Jakarta – The International Monetary Fund has cut its projection for the Indonesian economy while predicting the global economy would slump into a deeper recession this year.
The IMF now says the largest economy in Southeast Asia would shrink by 0.3 percent in 2020, before rebounding to a 6.1 percent growth in 2021.
The world economy is likely to see a 4.9 percent contraction this year, the IMF said, 1.9 percent lower than its April projection.
The global economy would enter a U-shaped recovery with a 5.4 percent expansion in 2021, according to the Fund.
Prolonged lockdown and social distancing have depressed consumption and services output while companies cut back on investment, the IMF said in a statement on Wednesday.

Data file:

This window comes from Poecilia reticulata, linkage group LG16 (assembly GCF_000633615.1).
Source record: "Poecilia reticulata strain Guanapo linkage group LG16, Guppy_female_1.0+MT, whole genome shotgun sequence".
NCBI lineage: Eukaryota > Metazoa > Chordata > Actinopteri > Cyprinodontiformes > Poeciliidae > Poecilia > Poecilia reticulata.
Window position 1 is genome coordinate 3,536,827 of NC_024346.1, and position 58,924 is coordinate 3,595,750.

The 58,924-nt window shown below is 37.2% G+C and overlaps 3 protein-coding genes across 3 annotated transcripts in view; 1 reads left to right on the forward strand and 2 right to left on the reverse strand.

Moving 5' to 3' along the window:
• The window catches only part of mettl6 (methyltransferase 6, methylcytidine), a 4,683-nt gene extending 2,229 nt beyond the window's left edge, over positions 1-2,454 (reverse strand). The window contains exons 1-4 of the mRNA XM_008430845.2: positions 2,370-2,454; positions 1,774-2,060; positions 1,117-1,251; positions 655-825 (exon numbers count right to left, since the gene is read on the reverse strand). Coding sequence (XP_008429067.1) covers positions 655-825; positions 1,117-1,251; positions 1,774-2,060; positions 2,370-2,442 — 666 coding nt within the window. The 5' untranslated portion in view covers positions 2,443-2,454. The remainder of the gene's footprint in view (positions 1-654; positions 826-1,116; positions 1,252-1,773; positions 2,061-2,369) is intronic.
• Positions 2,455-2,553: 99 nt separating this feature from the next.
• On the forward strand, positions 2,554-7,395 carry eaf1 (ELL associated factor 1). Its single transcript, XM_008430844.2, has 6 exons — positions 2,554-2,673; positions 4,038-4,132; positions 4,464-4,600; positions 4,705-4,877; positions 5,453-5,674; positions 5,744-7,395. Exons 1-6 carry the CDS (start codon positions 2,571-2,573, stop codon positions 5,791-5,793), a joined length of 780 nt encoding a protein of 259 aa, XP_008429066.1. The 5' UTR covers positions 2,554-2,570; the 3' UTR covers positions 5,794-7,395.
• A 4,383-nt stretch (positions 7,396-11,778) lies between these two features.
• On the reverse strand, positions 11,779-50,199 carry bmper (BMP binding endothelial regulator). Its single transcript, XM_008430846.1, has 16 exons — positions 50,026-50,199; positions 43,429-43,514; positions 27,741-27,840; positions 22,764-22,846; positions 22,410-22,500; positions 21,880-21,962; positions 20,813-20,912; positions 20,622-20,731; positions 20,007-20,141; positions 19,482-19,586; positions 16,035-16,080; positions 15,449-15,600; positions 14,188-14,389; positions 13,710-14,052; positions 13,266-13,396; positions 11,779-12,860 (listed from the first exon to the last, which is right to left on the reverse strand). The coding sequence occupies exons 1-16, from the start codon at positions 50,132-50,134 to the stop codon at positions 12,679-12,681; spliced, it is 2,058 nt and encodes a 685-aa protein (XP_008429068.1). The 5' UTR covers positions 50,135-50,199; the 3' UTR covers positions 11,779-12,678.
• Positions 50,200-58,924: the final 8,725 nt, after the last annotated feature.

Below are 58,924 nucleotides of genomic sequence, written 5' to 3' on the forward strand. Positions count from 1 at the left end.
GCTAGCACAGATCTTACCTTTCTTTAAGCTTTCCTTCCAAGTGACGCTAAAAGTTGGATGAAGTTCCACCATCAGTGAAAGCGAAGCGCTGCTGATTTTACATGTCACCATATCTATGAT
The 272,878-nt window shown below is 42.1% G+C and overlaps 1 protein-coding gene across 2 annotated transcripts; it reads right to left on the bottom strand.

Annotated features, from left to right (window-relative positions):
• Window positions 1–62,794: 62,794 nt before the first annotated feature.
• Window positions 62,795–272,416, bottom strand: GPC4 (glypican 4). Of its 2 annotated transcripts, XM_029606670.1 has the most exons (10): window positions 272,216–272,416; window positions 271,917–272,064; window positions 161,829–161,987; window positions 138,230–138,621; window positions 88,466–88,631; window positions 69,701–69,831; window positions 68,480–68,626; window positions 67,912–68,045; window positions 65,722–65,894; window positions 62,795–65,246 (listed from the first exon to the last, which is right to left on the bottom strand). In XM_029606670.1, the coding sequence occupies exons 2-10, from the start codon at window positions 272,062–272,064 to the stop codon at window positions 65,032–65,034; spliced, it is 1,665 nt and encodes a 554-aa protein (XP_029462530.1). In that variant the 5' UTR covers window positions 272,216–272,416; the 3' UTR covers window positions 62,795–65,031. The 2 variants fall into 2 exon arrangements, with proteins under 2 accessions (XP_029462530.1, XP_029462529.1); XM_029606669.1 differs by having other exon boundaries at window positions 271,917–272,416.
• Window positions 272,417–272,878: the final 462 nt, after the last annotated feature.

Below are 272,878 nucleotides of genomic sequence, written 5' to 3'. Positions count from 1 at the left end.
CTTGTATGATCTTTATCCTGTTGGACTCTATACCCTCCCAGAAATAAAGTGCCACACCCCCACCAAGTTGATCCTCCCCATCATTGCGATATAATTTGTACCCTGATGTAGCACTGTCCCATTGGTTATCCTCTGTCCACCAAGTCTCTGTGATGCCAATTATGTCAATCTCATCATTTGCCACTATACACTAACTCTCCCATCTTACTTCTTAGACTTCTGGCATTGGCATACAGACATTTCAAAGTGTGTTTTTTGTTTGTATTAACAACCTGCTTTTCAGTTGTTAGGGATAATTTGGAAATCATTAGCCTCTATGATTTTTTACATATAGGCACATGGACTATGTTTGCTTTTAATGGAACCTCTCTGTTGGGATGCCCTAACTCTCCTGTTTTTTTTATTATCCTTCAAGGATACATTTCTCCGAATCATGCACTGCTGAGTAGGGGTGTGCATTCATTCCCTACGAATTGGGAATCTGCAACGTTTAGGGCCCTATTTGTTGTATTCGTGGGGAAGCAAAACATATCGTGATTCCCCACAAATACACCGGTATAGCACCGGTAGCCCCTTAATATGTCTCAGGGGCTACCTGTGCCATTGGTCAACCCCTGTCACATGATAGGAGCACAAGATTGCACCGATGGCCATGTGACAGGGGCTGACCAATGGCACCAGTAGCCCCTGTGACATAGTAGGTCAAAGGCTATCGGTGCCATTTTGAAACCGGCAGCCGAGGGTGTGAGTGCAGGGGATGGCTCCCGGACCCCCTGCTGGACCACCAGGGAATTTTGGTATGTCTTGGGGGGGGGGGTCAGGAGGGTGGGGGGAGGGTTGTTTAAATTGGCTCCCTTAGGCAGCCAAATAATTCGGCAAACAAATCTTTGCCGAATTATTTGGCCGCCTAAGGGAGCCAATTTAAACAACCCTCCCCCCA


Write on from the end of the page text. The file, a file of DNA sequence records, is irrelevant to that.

The global economic projection could be much worse should a second wave of the Covid-19 pandemic hit the US or Europe later this year.
"A second wave would generate basically zero growth in 2021. That's a classic L-shape nonrecovery," IMF chief economist Gita Gopinath sain on Wednesday in an interview with Bloomberg TV.
"That would be a really dire outcome and we will be getting even closer to the Great Depression levels than we already are," Gopinath said.
In Indonesia, Covid-19 has infected close to 50,000 people and killed more than 2,000 but the government has kept on with its plan to reopen the economy in the past week.
The government has projected growth of between -0.4 percent and 1 percent this year. On Wednesday, it agreed with the House of Representatives to target growth of between 4.5 percent and 5.5 percent next year.